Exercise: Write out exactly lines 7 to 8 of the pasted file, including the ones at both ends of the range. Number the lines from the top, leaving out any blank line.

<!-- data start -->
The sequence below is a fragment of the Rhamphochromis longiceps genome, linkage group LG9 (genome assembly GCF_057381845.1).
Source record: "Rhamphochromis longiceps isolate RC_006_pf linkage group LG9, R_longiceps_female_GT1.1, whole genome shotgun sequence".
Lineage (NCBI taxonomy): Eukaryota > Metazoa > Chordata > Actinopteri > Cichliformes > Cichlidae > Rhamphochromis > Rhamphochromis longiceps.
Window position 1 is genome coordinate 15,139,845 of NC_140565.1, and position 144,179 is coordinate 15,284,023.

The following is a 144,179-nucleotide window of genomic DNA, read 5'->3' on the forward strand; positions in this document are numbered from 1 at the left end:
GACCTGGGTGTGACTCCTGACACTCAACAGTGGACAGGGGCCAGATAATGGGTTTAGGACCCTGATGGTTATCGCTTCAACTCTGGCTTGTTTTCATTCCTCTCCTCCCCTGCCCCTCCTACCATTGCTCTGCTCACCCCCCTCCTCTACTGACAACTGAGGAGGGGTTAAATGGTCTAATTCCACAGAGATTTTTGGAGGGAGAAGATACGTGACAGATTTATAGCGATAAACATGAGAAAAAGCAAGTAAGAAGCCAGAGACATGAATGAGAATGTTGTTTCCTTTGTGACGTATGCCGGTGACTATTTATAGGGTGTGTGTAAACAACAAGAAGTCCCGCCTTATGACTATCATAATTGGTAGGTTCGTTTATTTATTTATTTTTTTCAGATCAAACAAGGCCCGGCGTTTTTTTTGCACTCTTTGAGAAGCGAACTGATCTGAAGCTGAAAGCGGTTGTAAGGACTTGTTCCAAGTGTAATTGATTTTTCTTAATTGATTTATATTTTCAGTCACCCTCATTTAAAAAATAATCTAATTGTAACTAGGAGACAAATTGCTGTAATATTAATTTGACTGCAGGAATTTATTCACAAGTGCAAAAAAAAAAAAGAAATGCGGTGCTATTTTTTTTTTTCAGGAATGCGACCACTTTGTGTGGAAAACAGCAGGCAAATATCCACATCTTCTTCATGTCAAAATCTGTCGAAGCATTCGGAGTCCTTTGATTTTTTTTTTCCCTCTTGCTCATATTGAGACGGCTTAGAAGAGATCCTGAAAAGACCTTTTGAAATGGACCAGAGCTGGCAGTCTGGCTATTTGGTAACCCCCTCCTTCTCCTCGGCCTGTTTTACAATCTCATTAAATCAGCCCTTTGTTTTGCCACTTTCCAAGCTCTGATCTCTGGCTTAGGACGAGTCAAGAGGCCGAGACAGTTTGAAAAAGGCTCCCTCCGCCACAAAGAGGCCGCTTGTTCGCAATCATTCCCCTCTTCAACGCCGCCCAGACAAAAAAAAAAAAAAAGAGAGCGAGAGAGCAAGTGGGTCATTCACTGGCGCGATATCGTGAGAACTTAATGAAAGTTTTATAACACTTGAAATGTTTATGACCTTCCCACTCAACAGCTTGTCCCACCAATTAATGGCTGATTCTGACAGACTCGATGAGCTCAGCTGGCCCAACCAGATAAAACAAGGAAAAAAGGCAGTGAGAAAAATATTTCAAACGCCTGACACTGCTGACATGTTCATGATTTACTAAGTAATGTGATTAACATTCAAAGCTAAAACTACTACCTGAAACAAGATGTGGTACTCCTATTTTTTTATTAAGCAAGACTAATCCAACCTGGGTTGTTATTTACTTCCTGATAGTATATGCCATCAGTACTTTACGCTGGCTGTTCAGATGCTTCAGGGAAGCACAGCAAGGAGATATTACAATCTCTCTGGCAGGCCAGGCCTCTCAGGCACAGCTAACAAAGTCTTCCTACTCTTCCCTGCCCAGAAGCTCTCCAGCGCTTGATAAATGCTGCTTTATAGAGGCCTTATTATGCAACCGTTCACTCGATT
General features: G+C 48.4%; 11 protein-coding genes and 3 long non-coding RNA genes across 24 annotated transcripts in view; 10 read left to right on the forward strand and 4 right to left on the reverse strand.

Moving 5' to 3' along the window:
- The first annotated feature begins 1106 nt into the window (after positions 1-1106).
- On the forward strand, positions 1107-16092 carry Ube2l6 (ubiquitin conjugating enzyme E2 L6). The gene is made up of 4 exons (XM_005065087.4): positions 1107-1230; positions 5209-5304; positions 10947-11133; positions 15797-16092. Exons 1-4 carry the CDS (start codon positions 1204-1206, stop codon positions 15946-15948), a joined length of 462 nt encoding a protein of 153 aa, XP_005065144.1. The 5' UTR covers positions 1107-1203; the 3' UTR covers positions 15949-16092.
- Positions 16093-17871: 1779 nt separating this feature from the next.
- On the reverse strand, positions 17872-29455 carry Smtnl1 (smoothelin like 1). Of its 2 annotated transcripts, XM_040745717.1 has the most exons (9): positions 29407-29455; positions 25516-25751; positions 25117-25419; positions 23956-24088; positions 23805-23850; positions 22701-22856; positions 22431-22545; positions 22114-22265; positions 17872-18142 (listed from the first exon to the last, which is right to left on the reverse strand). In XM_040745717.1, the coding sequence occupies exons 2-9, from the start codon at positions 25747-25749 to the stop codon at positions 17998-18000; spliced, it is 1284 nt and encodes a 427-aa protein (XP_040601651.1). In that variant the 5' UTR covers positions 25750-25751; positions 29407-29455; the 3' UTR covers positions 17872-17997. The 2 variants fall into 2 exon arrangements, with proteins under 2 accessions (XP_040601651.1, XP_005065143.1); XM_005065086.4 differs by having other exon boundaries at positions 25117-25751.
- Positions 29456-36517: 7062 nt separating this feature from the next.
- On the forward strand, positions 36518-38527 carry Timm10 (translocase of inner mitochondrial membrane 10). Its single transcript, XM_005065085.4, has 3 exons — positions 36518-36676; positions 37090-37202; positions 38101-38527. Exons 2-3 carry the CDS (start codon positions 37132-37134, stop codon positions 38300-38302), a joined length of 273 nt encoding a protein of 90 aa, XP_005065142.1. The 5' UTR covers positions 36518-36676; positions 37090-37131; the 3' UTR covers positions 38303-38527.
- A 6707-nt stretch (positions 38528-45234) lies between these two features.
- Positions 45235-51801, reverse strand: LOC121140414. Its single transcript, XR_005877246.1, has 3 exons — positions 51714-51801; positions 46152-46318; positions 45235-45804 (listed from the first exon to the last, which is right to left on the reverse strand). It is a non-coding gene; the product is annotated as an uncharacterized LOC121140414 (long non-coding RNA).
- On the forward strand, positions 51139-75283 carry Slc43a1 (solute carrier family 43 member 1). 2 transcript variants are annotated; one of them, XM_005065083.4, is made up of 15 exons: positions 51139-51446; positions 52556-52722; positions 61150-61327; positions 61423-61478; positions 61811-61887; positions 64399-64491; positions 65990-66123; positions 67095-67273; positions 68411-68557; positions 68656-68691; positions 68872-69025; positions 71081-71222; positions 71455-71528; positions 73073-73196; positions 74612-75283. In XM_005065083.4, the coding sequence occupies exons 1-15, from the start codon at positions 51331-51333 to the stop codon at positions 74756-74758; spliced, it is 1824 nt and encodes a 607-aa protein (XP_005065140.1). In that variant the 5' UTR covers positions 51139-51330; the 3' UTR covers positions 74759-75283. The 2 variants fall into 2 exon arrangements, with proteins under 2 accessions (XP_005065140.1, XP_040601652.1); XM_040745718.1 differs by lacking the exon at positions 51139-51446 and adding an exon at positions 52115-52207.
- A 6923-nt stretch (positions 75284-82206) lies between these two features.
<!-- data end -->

General features: G+C 48.4%; 11 protein-coding genes and 3 long non-coding RNA genes across 24 annotated transcripts in view; 10 read left to right on the forward strand and 4 right to left on the reverse strand.

Moving 5' to 3' along the window: